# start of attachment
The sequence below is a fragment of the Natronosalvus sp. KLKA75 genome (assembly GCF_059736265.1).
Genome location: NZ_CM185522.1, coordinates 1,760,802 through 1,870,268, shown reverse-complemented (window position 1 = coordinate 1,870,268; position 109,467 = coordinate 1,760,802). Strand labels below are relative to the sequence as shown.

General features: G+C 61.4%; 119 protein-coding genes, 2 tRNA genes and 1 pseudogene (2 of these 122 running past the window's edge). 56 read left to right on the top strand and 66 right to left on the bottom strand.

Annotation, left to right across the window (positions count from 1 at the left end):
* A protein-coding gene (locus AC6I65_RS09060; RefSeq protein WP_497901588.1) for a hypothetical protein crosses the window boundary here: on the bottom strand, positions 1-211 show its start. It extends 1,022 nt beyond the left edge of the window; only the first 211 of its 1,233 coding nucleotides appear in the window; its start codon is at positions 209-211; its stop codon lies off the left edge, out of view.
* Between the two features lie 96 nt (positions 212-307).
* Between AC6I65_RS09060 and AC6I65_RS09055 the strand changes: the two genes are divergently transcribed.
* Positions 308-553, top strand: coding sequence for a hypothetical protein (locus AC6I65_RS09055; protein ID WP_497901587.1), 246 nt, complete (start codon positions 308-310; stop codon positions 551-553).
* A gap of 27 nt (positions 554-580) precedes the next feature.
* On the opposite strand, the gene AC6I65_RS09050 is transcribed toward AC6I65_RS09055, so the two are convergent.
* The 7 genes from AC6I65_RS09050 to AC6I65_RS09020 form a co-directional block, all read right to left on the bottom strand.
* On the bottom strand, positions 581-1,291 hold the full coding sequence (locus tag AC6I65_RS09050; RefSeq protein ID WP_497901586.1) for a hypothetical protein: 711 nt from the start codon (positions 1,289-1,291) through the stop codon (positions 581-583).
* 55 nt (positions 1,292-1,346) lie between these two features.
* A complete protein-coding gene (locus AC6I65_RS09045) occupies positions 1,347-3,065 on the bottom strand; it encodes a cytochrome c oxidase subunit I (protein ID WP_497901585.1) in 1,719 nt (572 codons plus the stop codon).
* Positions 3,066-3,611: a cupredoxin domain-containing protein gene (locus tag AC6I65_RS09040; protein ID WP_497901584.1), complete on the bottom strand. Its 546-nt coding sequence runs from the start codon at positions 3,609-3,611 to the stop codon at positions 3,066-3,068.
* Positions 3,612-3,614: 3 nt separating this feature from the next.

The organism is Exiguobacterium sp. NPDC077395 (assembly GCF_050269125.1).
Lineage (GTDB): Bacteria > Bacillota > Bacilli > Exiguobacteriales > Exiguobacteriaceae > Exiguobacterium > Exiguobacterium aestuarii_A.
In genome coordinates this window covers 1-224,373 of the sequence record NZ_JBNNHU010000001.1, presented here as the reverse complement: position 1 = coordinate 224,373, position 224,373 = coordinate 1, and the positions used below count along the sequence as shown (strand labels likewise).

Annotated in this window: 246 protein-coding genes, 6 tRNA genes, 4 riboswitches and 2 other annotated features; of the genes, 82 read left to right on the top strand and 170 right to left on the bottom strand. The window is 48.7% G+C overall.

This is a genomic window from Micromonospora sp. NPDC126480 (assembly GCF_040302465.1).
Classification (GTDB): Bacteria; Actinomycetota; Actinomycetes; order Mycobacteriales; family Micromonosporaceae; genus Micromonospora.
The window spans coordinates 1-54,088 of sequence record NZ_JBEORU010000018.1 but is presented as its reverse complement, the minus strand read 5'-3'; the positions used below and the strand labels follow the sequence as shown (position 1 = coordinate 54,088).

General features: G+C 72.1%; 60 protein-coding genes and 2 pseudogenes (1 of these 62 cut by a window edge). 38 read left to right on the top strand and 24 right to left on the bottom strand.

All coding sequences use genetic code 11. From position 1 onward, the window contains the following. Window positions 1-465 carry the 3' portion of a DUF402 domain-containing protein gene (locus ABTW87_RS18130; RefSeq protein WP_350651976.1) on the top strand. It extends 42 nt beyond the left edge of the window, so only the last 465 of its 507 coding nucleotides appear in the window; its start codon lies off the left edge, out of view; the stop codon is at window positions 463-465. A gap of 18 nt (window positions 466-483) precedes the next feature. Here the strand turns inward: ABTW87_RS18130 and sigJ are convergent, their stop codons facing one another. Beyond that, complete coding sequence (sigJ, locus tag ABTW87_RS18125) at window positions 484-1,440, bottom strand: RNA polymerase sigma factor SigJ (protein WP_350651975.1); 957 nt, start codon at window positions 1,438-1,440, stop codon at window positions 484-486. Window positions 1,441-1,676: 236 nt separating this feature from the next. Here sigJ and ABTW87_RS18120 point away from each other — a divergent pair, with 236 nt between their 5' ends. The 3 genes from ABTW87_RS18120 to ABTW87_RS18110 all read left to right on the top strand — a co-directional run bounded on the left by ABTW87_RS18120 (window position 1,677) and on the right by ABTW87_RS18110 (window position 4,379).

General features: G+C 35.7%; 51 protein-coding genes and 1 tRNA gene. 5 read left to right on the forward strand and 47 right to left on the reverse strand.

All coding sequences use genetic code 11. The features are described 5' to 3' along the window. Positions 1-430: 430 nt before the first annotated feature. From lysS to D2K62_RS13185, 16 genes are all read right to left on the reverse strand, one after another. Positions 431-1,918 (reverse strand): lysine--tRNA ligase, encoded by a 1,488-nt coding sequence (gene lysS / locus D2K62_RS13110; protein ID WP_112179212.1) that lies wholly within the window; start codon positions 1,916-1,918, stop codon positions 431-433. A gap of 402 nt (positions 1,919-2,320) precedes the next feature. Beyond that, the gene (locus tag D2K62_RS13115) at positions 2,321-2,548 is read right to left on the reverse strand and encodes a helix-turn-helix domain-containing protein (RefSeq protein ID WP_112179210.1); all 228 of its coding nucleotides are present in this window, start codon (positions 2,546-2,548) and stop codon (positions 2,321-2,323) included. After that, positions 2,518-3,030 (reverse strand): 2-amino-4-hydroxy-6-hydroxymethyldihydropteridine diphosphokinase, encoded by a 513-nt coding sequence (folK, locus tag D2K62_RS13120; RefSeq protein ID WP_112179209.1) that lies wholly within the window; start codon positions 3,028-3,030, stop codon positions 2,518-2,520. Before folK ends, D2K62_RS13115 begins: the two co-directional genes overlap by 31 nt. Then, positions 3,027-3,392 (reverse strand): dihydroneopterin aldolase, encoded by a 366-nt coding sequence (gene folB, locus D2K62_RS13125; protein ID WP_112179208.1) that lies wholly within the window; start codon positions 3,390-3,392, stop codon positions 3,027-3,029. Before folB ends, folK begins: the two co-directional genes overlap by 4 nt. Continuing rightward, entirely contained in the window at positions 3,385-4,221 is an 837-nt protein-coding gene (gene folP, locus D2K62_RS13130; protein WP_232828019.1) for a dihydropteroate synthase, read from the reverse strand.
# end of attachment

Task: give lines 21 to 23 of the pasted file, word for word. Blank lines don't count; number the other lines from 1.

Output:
This is a genomic window from Micromonospora sp. NPDC126480 (assembly GCF_040302465.1).
Classification (GTDB): Bacteria; Actinomycetota; Actinomycetes; order Mycobacteriales; family Micromonosporaceae; genus Micromonospora.
The window spans coordinates 1-54,088 of sequence record NZ_JBEORU010000018.1 but is presented as its reverse complement, the minus strand read 5'-3'; the positions used below and the strand labels follow the sequence as shown (position 1 = coordinate 54,088).